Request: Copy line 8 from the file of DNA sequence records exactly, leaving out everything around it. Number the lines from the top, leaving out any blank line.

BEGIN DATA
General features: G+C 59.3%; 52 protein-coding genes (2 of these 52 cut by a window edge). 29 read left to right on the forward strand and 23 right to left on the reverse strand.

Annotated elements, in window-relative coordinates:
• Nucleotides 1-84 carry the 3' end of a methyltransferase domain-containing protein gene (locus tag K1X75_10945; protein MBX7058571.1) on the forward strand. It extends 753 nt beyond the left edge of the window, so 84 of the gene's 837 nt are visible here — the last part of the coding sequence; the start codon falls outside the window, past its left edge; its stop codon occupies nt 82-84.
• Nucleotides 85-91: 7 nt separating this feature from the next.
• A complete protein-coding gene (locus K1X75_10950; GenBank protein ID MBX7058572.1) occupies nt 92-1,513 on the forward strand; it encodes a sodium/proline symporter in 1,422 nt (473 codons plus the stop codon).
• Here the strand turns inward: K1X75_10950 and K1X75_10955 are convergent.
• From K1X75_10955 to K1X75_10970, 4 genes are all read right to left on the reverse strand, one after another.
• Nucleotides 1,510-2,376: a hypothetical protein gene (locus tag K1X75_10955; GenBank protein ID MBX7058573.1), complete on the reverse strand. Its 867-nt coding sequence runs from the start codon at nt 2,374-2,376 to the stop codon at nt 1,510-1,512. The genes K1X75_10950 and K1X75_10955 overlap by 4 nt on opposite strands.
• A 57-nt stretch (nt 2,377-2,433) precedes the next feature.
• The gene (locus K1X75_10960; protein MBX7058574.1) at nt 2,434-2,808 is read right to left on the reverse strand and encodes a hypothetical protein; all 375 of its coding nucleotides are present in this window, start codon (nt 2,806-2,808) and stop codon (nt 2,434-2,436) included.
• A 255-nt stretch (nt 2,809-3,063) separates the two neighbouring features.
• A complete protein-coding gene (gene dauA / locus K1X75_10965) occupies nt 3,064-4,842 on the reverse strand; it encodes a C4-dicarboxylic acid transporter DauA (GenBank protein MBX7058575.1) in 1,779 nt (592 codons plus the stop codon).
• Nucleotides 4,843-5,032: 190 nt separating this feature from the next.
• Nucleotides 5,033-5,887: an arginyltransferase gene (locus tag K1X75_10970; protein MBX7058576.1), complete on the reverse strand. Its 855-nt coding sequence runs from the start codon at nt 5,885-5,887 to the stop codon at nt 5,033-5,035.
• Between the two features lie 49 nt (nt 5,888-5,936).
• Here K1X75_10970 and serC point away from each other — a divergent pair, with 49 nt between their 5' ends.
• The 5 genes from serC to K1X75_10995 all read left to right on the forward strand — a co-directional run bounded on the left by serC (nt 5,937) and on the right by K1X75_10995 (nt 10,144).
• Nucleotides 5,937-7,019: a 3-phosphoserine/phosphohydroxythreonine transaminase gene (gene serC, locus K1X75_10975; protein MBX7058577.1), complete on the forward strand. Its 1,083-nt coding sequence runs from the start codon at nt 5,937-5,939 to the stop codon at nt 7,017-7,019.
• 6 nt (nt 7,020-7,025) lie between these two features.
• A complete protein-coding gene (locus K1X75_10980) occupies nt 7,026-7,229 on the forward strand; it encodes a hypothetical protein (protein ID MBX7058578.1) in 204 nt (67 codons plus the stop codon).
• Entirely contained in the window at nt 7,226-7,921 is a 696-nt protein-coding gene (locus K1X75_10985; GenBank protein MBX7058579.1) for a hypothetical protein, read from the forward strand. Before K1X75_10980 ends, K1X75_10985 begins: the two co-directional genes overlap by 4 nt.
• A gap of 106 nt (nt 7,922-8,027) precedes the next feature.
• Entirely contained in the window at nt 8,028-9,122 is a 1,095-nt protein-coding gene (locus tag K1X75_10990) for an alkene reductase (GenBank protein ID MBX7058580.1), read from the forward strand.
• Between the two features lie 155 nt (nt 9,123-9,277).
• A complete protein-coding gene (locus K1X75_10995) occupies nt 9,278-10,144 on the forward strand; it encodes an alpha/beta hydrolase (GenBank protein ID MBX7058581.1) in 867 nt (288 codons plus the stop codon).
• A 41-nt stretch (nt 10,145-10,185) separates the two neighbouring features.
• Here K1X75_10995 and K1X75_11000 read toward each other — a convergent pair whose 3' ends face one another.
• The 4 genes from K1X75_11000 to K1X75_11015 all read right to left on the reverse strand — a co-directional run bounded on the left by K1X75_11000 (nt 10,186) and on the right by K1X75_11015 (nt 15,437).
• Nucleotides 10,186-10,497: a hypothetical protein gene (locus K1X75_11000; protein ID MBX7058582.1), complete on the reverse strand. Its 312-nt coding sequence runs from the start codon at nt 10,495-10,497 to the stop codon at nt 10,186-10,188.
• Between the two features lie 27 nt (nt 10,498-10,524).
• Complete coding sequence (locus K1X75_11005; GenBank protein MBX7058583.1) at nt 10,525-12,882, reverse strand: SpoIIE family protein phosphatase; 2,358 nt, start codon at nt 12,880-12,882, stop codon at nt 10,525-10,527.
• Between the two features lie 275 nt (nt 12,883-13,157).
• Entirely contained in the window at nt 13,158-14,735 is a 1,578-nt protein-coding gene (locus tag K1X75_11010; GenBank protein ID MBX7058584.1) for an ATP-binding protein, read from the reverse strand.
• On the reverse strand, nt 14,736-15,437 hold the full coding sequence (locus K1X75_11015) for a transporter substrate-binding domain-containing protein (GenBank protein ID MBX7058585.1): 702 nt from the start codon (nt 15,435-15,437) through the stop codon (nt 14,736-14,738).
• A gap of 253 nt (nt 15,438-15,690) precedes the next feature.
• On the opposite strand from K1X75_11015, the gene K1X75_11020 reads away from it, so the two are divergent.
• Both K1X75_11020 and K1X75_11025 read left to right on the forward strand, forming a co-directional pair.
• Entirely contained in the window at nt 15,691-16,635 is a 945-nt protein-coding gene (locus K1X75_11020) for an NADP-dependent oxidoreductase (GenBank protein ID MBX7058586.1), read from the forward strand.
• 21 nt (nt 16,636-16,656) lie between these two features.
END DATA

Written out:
• Nucleotides 1,510-2,376: a hypothetical protein gene (locus tag K1X75_10955; GenBank protein ID MBX7058573.1), complete on the reverse strand. Its 867-nt coding sequence runs from the start codon at nt 2,374-2,376 to the stop codon at nt 1,510-1,512. The genes K1X75_10950 and K1X75_10955 overlap by 4 nt on opposite strands.